Roses and Anemones, 1890 by Vincent Van Gogh

In the days before leaving Saint-Remy Van Gogh had embarked on a series of still-life paintings of cut flowers. This was a subject that he had periodically turned to through his short career, and one that he returned to in Auvers. In June he painted a number of pictures of flowers in vases, including this one with a strong oriental feel and a strange distorted perspective.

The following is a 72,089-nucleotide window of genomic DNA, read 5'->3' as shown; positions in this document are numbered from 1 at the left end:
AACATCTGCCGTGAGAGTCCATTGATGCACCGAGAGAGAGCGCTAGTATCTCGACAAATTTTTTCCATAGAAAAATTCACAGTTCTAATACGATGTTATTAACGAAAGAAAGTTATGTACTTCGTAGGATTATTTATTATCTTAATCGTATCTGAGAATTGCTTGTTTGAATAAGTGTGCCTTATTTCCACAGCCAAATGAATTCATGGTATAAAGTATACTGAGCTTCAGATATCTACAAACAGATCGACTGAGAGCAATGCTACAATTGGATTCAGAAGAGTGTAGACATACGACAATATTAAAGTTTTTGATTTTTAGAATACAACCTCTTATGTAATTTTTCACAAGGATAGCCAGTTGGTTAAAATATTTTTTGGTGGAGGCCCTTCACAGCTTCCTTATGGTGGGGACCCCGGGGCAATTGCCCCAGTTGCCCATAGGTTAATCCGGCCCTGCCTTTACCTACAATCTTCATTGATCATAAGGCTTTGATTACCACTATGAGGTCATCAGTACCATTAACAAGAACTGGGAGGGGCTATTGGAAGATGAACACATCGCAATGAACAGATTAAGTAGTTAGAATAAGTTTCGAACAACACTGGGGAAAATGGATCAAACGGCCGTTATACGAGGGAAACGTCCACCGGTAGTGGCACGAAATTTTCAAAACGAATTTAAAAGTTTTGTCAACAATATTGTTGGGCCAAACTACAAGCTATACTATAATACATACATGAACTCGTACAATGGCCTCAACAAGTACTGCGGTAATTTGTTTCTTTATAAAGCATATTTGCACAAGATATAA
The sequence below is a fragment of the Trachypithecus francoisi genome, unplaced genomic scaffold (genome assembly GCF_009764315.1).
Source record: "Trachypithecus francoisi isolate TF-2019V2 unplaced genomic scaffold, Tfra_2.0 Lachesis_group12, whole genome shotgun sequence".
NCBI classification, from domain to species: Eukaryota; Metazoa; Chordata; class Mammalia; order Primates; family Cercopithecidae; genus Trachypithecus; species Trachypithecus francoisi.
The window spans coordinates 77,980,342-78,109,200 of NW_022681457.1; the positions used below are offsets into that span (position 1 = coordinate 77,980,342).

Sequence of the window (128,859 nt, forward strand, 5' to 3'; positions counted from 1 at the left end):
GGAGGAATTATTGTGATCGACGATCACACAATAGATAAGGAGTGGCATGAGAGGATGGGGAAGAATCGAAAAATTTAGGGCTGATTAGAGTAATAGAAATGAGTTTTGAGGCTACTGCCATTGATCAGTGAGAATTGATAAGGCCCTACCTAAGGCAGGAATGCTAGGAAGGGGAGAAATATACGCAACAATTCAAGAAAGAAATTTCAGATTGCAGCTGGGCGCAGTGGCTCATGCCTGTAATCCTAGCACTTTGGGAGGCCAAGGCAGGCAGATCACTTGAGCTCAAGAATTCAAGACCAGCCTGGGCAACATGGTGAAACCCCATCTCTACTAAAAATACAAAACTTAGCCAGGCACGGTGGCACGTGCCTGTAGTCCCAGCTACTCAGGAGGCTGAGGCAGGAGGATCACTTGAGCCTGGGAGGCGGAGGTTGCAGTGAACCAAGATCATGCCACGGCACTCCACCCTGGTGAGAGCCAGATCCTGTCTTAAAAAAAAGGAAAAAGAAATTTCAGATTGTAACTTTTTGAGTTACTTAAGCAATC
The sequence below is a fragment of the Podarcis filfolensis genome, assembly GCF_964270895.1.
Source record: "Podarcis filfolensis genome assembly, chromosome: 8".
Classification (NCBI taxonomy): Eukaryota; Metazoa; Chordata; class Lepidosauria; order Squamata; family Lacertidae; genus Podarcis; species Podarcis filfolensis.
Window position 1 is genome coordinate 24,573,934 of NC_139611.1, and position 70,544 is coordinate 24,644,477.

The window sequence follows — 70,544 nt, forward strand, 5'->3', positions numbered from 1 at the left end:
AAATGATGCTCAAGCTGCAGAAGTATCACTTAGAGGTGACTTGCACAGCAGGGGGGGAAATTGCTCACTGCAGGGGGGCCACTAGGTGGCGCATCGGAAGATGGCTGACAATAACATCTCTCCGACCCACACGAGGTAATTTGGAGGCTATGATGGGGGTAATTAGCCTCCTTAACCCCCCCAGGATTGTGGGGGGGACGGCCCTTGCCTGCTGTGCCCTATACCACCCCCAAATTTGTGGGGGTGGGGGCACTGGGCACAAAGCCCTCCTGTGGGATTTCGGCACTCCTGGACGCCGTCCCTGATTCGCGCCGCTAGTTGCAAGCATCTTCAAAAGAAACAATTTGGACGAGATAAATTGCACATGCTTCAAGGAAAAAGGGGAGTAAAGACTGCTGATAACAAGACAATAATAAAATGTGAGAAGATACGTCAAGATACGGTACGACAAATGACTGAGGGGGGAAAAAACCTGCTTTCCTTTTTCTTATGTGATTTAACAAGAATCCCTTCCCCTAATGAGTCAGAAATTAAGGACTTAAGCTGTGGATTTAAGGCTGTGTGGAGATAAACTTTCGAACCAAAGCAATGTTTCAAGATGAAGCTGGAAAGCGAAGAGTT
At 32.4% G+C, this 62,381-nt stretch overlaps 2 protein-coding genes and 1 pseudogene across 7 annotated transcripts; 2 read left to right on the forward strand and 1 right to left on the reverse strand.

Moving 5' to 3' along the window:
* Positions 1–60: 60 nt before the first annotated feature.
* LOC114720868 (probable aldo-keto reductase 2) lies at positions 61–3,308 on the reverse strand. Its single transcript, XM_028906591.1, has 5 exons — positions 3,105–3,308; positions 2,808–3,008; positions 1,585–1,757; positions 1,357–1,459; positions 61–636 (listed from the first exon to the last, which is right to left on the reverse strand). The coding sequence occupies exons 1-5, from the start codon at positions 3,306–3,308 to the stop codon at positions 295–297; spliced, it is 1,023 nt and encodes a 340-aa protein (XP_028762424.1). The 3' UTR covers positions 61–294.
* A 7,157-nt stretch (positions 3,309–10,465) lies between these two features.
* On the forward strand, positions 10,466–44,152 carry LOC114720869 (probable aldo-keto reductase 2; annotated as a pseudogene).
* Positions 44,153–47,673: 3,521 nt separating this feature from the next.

This was a short period of relative calm and happiness for the artist, who had characteristically thrown himself into his work. He had also planned to start drawing again while at Auvers, and his interest in drawing is discernible in this work. He had written to Theo full of enthusiasm for his new friend Dr. Gachet and had described how the doctor's house was full of art and 'full of useful things to arrange flowers in or to compose still lifes'. suggesting that he painted this work at his house. Van Gogh's initial happiness at Auvers was in good measure linked to his rapport with Dr. Gachet, who provided him with stimulating company, and more importantly was full of praise for his work.